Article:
|0Comment|Report abuse
on 14 June 2014
I think this is one of the best albums ever, easily. I love you Marvin. Hopefully a copy will survive somewhere for Charlton Heston or someone to dig up in the future past/past future, and with the segues in proper order. No one will ever ever ever reach such musical heights as were achieved in the late 1960s/early 1970s. The 80s had the odd one or two but culturally the world is now dead. It's all just gadgets. Never before has the bomb seemed so necessary.
One person found this helpful
|0Comment|Report abuse
on 18 November 2011
Firstly i'd like to admit that i already own both the 2001 deluxe edition and the 2002 remastered version as well of "What's Goin' On". So, the question is why should i buy one more repackaged anniversary edition of that album? Because , we are talking about THE ALBUM, the one that set the standard for the sophisticated sound and attituted of soul music from the 70's and later on. That specific version adds 12 more unreleased tracks from that era and gives us for the first time on vinyl the "Detroit Mix" version of the album that someone could find in the deluxe edition.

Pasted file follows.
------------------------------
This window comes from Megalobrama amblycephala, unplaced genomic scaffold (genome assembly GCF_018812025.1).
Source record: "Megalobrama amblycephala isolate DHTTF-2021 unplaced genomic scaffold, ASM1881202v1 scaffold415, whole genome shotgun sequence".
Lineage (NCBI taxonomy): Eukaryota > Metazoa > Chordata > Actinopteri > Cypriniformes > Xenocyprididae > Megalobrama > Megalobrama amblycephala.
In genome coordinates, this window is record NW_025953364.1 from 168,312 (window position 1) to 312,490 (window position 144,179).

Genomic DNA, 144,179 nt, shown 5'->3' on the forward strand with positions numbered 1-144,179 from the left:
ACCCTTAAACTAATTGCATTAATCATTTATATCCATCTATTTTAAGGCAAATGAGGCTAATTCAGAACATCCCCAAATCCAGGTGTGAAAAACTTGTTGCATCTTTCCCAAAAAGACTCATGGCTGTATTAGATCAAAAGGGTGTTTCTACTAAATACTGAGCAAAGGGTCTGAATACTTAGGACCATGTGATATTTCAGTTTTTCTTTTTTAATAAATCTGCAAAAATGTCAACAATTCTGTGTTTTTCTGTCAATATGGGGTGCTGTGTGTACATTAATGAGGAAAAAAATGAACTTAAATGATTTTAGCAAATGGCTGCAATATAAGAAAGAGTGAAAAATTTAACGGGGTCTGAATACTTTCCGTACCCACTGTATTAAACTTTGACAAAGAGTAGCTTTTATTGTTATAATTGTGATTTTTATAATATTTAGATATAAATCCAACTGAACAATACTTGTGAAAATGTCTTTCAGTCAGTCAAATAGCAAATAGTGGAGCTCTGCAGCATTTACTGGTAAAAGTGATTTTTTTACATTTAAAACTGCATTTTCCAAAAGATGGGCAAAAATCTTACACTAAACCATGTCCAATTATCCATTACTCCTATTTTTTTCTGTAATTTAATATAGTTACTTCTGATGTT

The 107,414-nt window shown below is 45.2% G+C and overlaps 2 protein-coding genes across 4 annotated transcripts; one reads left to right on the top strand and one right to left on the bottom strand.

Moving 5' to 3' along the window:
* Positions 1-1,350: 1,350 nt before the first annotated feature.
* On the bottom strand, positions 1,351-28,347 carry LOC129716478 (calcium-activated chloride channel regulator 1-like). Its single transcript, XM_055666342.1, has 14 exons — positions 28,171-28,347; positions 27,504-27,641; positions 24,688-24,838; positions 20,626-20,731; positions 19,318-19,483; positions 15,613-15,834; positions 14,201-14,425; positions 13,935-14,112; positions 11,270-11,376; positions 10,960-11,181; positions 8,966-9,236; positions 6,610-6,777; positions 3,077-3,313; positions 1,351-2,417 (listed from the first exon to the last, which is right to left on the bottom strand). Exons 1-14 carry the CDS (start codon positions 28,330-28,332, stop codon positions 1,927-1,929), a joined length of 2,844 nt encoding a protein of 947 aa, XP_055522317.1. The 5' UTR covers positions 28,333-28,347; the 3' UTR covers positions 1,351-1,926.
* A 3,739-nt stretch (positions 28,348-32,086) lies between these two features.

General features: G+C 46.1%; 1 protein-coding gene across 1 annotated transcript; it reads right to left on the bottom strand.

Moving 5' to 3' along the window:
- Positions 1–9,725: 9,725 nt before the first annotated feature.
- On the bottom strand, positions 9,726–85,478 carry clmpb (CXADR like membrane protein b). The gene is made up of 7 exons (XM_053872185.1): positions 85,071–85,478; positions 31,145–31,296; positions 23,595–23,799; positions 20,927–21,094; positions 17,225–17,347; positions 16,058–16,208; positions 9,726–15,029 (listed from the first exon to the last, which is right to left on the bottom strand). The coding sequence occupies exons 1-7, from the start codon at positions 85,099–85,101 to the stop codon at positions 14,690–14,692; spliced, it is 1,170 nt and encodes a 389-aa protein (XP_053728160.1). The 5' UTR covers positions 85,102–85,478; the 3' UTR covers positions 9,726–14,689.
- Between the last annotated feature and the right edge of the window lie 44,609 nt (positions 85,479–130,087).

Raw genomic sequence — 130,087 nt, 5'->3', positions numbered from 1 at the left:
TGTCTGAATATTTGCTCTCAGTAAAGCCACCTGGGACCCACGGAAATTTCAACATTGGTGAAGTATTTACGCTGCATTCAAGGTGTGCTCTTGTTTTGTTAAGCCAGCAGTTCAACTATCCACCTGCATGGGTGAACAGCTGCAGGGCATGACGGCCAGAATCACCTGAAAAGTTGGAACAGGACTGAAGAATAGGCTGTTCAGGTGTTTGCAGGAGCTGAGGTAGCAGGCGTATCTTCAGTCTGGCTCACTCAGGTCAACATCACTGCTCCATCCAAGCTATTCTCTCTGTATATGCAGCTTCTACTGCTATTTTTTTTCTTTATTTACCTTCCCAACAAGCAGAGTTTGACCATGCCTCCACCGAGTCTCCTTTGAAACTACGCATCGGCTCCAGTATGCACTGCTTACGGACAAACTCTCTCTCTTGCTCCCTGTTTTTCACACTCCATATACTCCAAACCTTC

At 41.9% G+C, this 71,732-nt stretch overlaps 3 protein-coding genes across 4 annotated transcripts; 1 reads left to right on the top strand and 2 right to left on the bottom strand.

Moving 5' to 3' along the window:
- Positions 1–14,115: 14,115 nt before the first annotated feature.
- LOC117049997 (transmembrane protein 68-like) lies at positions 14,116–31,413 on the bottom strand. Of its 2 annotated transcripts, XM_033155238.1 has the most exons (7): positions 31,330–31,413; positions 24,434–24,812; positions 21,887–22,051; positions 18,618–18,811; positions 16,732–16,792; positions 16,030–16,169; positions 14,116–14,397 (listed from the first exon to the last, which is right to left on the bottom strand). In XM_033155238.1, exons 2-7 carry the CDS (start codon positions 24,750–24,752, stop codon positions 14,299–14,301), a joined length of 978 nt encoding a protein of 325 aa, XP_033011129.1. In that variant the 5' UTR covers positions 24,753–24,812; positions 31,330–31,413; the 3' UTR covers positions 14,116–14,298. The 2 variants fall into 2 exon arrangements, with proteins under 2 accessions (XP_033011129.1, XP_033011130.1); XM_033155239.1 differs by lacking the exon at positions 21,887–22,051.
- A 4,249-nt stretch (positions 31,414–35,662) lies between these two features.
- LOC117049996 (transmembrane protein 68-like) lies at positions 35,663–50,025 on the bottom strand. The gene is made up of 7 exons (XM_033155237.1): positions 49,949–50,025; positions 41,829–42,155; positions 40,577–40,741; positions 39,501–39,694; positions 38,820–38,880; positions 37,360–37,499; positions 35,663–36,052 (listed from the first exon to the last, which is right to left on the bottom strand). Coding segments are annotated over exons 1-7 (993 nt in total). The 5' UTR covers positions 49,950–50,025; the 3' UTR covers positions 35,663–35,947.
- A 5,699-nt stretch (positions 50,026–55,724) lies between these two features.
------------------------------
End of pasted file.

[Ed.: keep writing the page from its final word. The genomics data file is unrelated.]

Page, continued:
There is also an LP sized booklet with essays & many rare photos from that period.
For the casual listener i would propably suggest the deluxe edition, in which you can find both of the album versions plus unreleased tracks plus a whole live gig from 1972. But, for the real soul music lover, that would be the ideal representative album from Marvin Gaye that he/she should own. Something that you could "show" in your friends or kids to learn about the truest meaning of soul music. The ideal album for your music library.
|0Comment|Report abuse
on 28 June 2017
A classic album that immerses you in times gone by. So much talent and such a waste of a caring life. The album epitomises the early 70s when so much was going on, some very meaningful lyrics from a spiritual man
One person found this helpful
|0Comment|Report abuse

Need customer service? Click here